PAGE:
We are also pleased with the nearly 7% improvement in preneed funeral sales compared to last year. We believe that this demonstrates that customers continue to value the services we provide and the facilities we offer. Preneed sales are important to the company's long-term potential and provide a strong indication of our market share.

Our adjusted EBITDA increased 19% to $26.5 million for the third quarter of 2012 compared to $22.3 million last year. In addition, our adjusted EBITDA margin was 20.5%, an increase of some 260 basis points over the same period of last year.

Finally, in April, we announced organizational changes that we believe would assist our operating performance going forward. I am happy to report that the third quarter results reflected margin expansion consistent with our expectations.

The strong quarterly results have continued the positive trends from the first half of the year. As a result, for the first 9 months of 2012, we improved adjusted net earnings by 11% and adjusted EPS by 13% compared to the same period in 2011. We generated $387 million in consolidated revenue and $81.5 million in consolidated gross profit, which reflects the highest 9-month revenue and gross profit in 4 years.

Now moving on to taxes. Last week, we received approval from the IRS for a change in tax accounting method, resulting in the deferral of approximately $52 million in revenue. This change will result in approximately $21 million of reduced future tax payments. Based on the currently approved changes, we expect to pay only nominal federal cash taxes in fiscal years 2012, 2013 and 2014. Several years ago, when we began our tax planning strategies, we believed it was possible to produce significant tax benefits. As a result of this effort, including this most recent change, the total tax benefit, including a combination of refunds and reduction of federal income tax payments, will be in excess of $100 million by the end of 2014.

In regards to our trust portfolio, we are pleased with the 9% and 11% total return in our preneed and perpetual care trusts, respectively. For the last 9 months, the 11% and 12% total average annual returns in our preneed and perpetual care trusts, respectively, over the last 3 years. The fair market value of our trust portfolio improved by $41 million during the 9 months ended July 31, 2012. This bodes well for future revenue recognition associated with the undelivered preneed contracts in our backlog. The positive performance of the portfolio is the result of the steps we have taken to continue to diversify. Currently, 25% of our portfolio is invested in asset classes which were not represented in our trust just 3 years ago, including REITs, high yields and MLP, among others.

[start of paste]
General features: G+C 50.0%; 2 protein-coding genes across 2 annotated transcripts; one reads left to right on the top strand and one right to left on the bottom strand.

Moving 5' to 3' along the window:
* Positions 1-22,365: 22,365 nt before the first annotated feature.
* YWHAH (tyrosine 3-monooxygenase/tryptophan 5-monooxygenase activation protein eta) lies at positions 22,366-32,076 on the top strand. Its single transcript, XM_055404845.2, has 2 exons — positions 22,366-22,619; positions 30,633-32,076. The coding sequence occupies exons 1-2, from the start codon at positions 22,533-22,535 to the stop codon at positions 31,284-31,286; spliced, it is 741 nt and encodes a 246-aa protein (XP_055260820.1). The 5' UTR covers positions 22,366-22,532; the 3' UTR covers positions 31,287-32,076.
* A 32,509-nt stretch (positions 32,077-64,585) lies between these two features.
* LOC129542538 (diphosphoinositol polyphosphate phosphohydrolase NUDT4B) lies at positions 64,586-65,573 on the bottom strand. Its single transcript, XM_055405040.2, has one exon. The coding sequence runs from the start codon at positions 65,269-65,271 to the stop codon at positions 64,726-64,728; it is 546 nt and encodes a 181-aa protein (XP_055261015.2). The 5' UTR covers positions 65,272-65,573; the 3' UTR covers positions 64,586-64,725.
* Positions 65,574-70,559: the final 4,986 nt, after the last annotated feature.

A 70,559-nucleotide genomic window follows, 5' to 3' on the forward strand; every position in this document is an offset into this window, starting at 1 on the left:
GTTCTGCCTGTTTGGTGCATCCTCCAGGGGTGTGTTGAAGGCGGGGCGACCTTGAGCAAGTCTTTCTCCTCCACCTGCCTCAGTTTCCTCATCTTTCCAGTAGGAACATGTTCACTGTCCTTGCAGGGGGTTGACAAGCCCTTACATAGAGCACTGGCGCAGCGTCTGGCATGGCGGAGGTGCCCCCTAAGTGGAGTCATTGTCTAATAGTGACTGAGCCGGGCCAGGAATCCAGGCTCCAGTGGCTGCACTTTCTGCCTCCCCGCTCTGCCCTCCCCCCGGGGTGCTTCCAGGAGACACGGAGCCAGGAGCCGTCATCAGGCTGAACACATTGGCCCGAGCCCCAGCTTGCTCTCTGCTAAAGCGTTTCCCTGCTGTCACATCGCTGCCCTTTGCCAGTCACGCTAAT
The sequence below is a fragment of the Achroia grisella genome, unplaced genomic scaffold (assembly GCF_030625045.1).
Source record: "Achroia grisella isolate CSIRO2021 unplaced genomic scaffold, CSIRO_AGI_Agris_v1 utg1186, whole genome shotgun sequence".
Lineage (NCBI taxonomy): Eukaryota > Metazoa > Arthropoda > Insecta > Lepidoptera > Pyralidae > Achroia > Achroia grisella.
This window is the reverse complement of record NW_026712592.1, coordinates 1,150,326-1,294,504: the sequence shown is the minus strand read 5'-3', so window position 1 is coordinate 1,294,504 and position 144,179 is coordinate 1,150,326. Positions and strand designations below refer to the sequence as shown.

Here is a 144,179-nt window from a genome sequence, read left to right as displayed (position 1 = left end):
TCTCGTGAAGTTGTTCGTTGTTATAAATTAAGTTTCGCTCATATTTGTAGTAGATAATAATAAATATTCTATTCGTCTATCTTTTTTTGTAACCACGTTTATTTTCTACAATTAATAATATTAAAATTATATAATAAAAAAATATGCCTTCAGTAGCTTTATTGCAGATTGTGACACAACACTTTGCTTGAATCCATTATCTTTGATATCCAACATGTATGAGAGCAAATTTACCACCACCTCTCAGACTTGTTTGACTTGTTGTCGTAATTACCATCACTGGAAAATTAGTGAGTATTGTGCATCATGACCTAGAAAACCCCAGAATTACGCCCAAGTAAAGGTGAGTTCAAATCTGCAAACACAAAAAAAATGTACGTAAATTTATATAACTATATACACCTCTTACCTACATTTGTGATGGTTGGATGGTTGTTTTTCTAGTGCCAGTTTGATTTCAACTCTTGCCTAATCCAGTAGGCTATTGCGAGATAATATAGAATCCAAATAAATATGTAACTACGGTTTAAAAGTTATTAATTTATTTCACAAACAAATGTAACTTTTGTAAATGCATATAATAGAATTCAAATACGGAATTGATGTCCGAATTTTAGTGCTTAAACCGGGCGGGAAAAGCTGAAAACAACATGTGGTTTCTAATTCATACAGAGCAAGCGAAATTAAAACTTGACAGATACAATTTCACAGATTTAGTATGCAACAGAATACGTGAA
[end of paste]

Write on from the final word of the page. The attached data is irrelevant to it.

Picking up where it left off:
We continuously evaluate our investment strategies to maintain an asset allocation that provides consistent returns with sufficient diversification.

And finally, as it relates to our cash flow, during the first 9 months of 2012, we generated $58.7 million in operating cash flow, further demonstrating our ability to consistently generate positive cash flow. Throughout the remainder of the fiscal year, we will continue to use our cash wisely where we can get the highest and best long-term results for our shareholders.

During the most recent quarter, we continued to repurchase our common stock in the open market. For the fiscal year, including purchases subsequent to the end of the quarter, we have purchased 3.4 million shares for $22 million, or at an average price of $6.52 per share, resulting in a 5% decrease in the number of total shares outstanding over the last 12 months. In total, over the last 7 years of our share repurchase program, we have now bought back more than 28 million shares of our common stock for about $198 million, resulting in a 26% decrease in the number of total shares outstanding. In addition, over the past 4 years, we have reduced the face value of our outstanding debt by some 26% or $119 million. We also plan to grow our base business through both internal initiatives, as well as targeted strategic acquisitions. Our cremation initiative is also an important component of our strategic plan.